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Friday, 14 December 2007

Virtue (1932) Edward Buzzell

Carole Lombard and Pat O'Brien would seem to be a decent screen partnership, and there are great scenes even though the whole thing doesn't spark as well as it could. As we begin Lombard is being packed onto a train to get her sent out of New York, which she completely fails to do, and O'Brien is teaching his roommate Ward Bond about the realities of women. They meet soon enough. Lombard's character, a streetwise girl called Mae, catches a ride in Jimmy Doyle's cab and does a runner to avoid paying the fare. She pays him back the next day and through a great argument end up a memorable item.

He has a one track mind, keeping on about how marriage is a death sentence for a man and how as soon as a woman has you under her thumb you're lost, and the rest of it. Naturally Mae and Jimmy soon become Mr & Mrs Doyle, but after a quick honeymoon at Coney Island her past comes back to haunt her. They patch up but till have hurdles ahead of them to get past that knowledge. We soon get plenty of specific hurdles, with a con artist, a couple of hundred bucks and a murder leaping into the fray.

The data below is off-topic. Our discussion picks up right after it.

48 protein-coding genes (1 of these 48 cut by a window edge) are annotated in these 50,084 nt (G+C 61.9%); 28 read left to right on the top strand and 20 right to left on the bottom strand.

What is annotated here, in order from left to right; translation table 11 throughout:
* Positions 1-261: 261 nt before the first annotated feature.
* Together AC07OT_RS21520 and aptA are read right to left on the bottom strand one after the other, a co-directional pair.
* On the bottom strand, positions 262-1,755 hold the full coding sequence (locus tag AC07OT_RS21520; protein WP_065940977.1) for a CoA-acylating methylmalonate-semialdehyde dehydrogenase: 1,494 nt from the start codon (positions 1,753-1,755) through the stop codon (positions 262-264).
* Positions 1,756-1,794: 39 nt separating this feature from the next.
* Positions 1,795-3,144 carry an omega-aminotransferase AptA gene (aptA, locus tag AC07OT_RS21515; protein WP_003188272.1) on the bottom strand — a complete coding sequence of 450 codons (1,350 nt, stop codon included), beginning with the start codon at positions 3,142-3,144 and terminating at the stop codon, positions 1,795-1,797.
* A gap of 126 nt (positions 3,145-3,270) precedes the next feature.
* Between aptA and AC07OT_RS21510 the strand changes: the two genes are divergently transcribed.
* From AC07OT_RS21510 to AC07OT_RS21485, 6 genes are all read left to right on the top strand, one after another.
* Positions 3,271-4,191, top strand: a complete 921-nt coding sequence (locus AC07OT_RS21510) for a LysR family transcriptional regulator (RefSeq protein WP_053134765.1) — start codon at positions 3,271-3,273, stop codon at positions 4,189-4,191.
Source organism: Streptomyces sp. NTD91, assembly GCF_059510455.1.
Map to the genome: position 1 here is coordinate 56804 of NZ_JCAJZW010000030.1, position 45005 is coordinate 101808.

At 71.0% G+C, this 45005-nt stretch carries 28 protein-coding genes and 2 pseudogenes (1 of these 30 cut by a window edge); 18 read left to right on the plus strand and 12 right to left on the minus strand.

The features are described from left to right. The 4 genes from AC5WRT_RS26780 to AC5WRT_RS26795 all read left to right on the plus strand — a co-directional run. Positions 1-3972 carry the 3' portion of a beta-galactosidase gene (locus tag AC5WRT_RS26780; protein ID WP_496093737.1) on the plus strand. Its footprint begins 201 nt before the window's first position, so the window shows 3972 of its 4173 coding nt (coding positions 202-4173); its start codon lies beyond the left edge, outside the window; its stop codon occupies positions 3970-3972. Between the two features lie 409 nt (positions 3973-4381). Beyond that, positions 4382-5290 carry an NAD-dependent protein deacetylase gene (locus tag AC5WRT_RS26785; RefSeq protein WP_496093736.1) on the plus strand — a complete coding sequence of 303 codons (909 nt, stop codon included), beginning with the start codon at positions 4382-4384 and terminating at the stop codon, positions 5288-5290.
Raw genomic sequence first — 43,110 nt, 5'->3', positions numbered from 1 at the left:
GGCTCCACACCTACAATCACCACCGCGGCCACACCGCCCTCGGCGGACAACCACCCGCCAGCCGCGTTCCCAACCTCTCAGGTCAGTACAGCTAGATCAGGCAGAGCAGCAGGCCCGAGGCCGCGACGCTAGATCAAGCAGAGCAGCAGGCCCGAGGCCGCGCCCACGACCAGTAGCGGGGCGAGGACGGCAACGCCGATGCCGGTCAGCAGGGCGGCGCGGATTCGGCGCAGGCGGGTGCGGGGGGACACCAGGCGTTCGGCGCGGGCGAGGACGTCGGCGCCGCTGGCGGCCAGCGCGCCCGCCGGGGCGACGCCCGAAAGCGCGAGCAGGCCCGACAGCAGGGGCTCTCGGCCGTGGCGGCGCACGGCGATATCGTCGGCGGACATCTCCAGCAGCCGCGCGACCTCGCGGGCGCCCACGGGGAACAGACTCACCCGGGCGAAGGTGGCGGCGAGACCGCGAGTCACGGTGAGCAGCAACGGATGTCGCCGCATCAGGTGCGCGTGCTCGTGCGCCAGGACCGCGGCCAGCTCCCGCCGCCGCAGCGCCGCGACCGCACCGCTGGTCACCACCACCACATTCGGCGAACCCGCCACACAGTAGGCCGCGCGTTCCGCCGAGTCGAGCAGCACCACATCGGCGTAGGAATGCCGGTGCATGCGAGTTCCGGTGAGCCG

Pat O'Brien is a little loud and obnoxious here, but then he's playing a New York City cab driver so we really can't complain. Ward Bond is a slightly dumb but decent friend, which he could play in his sleep. Carole Lombard is good but not great and I think she'd be better just a few years later. Jack La Rue is a low life hood, as he pretty much always was during the thirties, and Mayo Methot shows some depth as his moll. The direction is good and the writing is better, but somehow it doesn't seem to shine. It's a pre-code after all, and there was so much potential to make more mileage out of the title and the subplots that involve it.

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